Professor Emeritus, Animal Science

Additional Information

Alex Wood was born in 1914, in Vancouver, BC, to Scottish immigrants Elizabeth Stirling Wood and Robert Wood. He graduated from Magee High School in 1931 then enrolled at UBC and received the degree of BSA in 1935. His 1938 MSA thesis in Dairy Science was completed in part at the Dairy Research Institute of New Zealand, funded with a Carnegie Scholarship and an award from the Department of Scientific and Industrial Research of the Commonwealth of New Zealand. His PhD, received from Cornell in 1940, was also on Dairy Science. Later he spoke with nostalgia of his Cornell years, his Cornell mentors, his $50 per year graduate fellowship, his annual spring and fall treks across the continent by Greyhound bus and his summer employment as a caddy and labourer at Marine Drive Golf Course. It was there that he met his future wife Eileen Ford, an undergraduate in Cornell University’s Home Economics Department. In his PhD thesis he acknowledged “E.E.F. for assistance in the preparation of the manuscript”. Alex and Eileen were married on Valentine’s Day, 1942.

Alex accepted a position with the Fisheries Research Board of Canada to conduct research on the vitamin A content of dogfish oils. His next position, with the Defense Research Board, took the family to Kingston, Ontario, then Suffield, Alberta, where Alex participated in Canada’s biological warfare research. That collaborative effort with British and American scientists resulted in a bout of brucellosis and involved him in travel to both Britain and the West Indies. His experiences in New Zealand, the United States and Europe profoundly influenced his attitudes to science and to education.

Alex, Eileen and family returned to Vancouver in 1946 so that Alex could assume a Faculty position at UBC, one that he would hold until 1965. Initially, the Woods’ home on campus was one-half of a wooden army barracks hut, many of which had been pressed into service to provide inexpensive housing for students and faculty.

His first graduate student, Jim Oldfield, was his contemporary and a member of the group of World War II veterans whose return precipitated UBC’s expansion and move to the Point Grey campus. Alex Wood’s commitment was to teach agriculture students and to conduct research that would benefit Canadian agriculture, provided that the research was integral to the University’s teaching programs. During this period he worked closely with graduate students Walter Carlson, Peter Cheeke and David Farrell. He directed the Central Animal Depot, which supplied experimental animals to researchers throughout the Pacific Northwest. His research in animal nutrition contributed fundamental knowledge and was applied to the production of domestic animals and mink. He also collaborated with Ian McTaggart Cowan and Harold Nordan in the area of wildlife biology.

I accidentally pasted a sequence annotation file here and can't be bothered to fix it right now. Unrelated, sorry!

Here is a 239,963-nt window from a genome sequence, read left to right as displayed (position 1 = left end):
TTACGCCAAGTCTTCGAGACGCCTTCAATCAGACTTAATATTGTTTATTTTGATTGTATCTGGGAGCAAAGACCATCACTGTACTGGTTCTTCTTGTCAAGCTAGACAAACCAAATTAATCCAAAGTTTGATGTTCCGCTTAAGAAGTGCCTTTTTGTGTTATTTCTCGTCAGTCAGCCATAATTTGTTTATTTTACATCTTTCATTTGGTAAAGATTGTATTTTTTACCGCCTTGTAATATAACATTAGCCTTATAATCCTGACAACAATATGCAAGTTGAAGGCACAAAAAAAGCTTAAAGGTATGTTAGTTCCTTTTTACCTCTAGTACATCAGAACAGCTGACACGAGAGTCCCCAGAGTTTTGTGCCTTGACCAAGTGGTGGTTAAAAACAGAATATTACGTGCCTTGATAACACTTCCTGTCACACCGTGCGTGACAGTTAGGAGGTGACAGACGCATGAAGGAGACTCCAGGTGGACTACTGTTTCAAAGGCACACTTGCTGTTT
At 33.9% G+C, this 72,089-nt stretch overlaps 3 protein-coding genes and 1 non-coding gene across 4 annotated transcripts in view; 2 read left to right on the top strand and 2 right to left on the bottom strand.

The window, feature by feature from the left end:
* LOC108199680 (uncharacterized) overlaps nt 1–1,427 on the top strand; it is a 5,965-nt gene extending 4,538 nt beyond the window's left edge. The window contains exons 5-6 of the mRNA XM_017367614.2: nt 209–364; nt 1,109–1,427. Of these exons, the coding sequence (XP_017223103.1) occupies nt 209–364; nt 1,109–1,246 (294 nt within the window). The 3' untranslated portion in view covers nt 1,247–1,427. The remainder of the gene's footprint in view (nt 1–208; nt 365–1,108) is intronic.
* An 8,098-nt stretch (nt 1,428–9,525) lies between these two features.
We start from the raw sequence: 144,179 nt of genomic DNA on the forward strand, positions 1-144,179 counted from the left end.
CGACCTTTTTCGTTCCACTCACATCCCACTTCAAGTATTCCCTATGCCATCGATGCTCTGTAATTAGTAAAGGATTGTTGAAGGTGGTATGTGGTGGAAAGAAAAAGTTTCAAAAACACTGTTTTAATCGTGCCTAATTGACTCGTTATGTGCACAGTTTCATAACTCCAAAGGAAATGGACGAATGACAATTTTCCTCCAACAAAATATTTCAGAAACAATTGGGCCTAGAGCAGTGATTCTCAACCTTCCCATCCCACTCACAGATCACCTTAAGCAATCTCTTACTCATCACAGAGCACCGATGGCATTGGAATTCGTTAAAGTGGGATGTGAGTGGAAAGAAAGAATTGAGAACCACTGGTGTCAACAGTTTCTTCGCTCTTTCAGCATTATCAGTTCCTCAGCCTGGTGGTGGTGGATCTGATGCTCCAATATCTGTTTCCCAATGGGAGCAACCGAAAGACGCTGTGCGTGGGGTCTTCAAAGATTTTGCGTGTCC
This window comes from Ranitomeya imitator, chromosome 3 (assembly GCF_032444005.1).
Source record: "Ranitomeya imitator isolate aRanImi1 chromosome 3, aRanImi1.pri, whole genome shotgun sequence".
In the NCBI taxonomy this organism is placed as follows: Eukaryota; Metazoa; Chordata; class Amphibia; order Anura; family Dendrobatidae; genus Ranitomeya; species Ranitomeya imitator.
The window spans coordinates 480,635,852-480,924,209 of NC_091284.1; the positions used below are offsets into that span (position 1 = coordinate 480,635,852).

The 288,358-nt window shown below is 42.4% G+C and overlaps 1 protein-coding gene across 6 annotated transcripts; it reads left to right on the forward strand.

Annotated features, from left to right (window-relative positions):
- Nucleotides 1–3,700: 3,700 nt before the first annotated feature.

Alex’s UBC years were enriched by his membership in the Harry Hawthorn Foundation, fishing trips with colleagues and Vancouver contacts to Pennask Lake, research trips to Pavilion Ranch with patron Victor Spencer and the serious deliberations of the Parking Committee.

University life during those years seems to have been imbued with a remarkable sense of common purpose, a confidence that University education would better the lives of University students, faculty and the citizens who supported them. Alex and Eileen often recalled fondly President Larry McKenzie’s involvement with all aspects of University life and his personal acquaintance with staff, faculty and students.

The 1960’s brought change. Alex was asked to be a candidate for University administrative posts and agreed to become the first Dean of Arts and Science at the new University of Victoria. The late 1960’s brought turmoil to UVic as well as to other universities. Alex left the Deanship in August, 1967, distressed by the attitudes and behavior of some students and faculty. These events severely curtailed his vision to develop the University according to principles developed during his prior career. As Department Chair, he continued to facilitate the development of the Department of Bacteriology and Biochemistry, which he had founded, until his untimely death in 1976.

This account was written mainly by Alex and Eileen Wood’s daughters, Janet a Professor in the Department of Molecular and Cellular Biology at the University of Guelph and Sandra a former public servant and Adjunct Assistant Professor of Geography at the University of Victoria. Grandson Jeremy Smith was named UVic’s Distinguished Young Alumnus in 2005.

Universities played a profound role in the lives of Alex and Eileen Wood and their family and this is commemorated in scholarships, one at UBC and one at UVic.

R Blair and CR Nichols 2008